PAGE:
However, even though Cersei now believes in the wights, she has no intention of helping unless Jon agrees to be neutral.  He could lie at this point, but instead he tells the truth: he’s pledged to Dany.  Cersei flounces off in a huff, with Brienne catching Jaime and begging him to talk to her.  But that’s not the important conversation that we’re about to see.  That honor goes to Tyrion realizing that his only option is to go and talk to Cersei himself.  He walks into the lioness’s den, and the conversation initially goes about as well as you’d think.  Cersei nearly orders the Mountain to kill Tyrion, but can’t bring herself to kill a family member–the thing she is most angry at Tyrion for.  She’s more concerned with saving her family than anything else, and Tyrion clues in to the fact that she’s pregnant.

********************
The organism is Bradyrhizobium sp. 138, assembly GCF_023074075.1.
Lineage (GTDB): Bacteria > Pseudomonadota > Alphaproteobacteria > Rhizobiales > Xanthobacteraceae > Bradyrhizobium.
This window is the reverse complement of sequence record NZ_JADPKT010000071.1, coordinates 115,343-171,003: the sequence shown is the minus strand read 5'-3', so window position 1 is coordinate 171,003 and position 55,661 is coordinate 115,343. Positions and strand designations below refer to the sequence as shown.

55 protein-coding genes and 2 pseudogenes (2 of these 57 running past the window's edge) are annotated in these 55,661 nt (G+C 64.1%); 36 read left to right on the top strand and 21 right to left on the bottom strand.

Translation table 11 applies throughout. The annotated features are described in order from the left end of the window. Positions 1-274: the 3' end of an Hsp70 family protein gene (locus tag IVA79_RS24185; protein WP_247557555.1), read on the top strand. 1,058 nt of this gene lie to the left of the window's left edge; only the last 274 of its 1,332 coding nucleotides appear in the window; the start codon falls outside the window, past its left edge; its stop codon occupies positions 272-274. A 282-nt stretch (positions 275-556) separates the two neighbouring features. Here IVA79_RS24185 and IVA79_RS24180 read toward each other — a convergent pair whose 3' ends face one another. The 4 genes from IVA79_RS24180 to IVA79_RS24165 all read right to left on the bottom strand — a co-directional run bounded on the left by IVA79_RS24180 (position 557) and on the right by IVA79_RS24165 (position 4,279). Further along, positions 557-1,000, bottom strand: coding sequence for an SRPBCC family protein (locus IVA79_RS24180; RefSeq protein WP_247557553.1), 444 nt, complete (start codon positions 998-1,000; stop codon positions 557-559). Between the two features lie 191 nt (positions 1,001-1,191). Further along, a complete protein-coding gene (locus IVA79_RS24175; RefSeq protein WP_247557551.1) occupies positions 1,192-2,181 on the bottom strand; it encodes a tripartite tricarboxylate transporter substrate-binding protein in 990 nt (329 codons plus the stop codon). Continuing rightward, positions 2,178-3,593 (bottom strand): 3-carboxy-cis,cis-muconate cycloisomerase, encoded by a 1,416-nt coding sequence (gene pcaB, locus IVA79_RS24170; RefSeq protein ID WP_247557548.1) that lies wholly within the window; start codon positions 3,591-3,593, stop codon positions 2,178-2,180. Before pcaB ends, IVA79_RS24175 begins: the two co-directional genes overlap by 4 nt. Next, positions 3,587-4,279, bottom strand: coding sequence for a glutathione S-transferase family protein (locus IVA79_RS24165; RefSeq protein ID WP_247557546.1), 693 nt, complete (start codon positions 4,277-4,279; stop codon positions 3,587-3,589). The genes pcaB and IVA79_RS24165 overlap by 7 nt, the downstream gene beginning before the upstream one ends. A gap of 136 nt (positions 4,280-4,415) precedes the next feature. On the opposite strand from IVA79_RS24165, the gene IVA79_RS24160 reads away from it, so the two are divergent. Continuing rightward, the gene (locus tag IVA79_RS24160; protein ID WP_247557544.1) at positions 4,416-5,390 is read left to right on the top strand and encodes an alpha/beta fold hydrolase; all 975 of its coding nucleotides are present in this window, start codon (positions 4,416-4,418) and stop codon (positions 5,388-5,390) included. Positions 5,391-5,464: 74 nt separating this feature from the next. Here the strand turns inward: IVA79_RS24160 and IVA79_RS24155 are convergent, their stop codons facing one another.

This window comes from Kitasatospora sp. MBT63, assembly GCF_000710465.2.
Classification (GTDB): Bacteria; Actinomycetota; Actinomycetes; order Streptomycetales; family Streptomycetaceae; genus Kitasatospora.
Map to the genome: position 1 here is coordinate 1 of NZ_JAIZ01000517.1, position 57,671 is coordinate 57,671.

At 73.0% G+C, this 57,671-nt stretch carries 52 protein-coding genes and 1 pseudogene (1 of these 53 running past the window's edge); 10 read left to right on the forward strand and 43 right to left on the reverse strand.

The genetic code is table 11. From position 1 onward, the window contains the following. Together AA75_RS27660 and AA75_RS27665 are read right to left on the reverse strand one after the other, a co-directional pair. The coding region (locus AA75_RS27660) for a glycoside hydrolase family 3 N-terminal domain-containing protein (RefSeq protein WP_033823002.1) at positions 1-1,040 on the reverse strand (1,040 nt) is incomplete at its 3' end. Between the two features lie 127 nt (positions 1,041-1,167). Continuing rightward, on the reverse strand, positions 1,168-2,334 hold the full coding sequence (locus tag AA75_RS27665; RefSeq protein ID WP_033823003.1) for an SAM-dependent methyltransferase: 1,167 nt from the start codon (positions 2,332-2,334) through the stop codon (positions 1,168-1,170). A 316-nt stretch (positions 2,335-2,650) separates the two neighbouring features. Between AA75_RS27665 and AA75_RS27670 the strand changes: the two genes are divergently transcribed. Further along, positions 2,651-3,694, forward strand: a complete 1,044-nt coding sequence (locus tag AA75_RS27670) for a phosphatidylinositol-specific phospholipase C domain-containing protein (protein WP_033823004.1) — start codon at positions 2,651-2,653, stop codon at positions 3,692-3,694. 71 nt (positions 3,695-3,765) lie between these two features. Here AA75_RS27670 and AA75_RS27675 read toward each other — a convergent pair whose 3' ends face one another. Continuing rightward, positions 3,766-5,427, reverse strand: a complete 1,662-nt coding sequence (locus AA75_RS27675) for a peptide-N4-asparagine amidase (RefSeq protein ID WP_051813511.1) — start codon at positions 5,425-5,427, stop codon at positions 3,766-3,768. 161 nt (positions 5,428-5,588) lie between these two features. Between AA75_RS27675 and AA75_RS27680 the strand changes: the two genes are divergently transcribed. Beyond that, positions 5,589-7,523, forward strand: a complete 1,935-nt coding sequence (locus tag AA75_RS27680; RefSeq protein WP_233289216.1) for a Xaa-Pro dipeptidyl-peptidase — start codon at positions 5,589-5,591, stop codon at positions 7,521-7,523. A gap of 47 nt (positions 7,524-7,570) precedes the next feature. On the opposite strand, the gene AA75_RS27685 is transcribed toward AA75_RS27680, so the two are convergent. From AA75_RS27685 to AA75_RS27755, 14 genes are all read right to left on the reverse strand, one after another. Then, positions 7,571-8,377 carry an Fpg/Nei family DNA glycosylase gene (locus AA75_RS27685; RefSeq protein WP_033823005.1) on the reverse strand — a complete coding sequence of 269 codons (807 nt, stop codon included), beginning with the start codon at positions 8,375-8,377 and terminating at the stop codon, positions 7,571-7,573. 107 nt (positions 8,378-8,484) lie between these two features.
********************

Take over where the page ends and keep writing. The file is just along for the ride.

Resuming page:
Back in the dragonpit, Dany and Jon are having a chat about Jon’s inability to lie, when Tyrion comes back, followed by Cersei.  She pledges to send her armies to help fight the army of the dead, and everybody begins to think that maybe the world isn’t screwed after all.  But wait… Jaime finds that Cersei was lying all along.  Euron didn’t abandon them–he’s off to Essos to bring back the Golden Company (including elephants!) and Cersei has no intention of committing her armies to a losing battle.  Jaime’s attempts to reason with her come to nothing, but almost get him killed by the Mountain too.  But in the end, he leaves Cersei behind, leaving King’s Landing as snow begins to fall.  Winter has come to the South.